Butterflies, Moths and Caterpillars

It was chilly this evening! As I was wrapping myself up in a blanket and sitting down to type, I began to think about how fast summer went by! Why, denim and school supplies are on sale, and my Facebook Page is flooded with adorable pictures of school-aged children wearing backpacks and toothless grins!

I want to spend the next few posts sharing some of my family’s summer highlights. Now, as you might know by now, in summer, my family moves to Camp. My husband’s career is such a blessing to our family for many reasons. One of them being that Colin and Owen have the opportunity to immerse themselves in Nature and witness extraordinary miracles – like a butterfly being born.

Colin once stated this summer that he was “rich with caterpillars,” and boy, was he ever! We found many different varieties of beautiful, interesting (such as the White Tussock Moth Caterpillar pictured above), and simply bizarre caterpillars (like the Polyphemus Moth Caterpillar pictured below), but our favorite ones to collect were the Monarch
Butterfly Caterpillars.

Milkweeds were abundant on Camp, so Monarch Caterpillars were too! We gently caught them and brought them home to munch on milkweeds inside of our butterfly habitat from Insect Lore. My favorite caterpillars to find were the ones that were no longer than my pinky nail. After about two weeks of constantly eating milkweed leaves, the once tiny caterpillars grew to be fat and long. Soon afterwards, they climbed to the top of the butterfly habitat, hung upside down, and hardened into a chrysalis.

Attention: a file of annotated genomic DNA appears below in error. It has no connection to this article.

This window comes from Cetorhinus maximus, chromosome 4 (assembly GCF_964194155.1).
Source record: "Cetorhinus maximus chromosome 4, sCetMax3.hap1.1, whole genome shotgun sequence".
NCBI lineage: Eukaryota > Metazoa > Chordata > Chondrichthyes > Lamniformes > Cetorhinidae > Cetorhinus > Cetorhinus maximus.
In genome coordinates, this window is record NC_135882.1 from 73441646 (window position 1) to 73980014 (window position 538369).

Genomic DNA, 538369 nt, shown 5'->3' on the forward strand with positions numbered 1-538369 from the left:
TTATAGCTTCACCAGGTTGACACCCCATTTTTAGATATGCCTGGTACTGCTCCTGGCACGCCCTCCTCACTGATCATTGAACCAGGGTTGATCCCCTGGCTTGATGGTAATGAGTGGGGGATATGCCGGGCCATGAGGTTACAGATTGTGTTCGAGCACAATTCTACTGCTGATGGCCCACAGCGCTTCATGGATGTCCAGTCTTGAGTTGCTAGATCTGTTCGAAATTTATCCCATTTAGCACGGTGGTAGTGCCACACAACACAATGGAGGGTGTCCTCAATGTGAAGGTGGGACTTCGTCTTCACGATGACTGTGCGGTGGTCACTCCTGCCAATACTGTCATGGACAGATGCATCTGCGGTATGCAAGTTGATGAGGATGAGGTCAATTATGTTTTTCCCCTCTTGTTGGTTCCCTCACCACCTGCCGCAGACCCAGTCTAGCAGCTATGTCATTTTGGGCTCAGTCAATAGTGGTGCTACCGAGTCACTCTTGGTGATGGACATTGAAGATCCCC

On the day that the butterfly will be born, the chrysalis becomes translucent and you can see the beautiful orange and black wings of the butterfly inside.

We were so lucky to see this! Colin and Owen were fascinated, excited, and proud as their first butterfly emerged!

Why not act it out too?

Releasing the butterflies and seeing them fly for the first time was thrilling! Colin and Owen cheered them on and often followed them throughout the yard.

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4 thoughts on “Butterflies, Moths and Caterpillars

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  3. Love this! We are actually doing something similar with my girls. We are raising hawk moth (tobacco hornworms). I would love to raise butterfly next. You are doing a great job in showing your boys to love and respect the nature.

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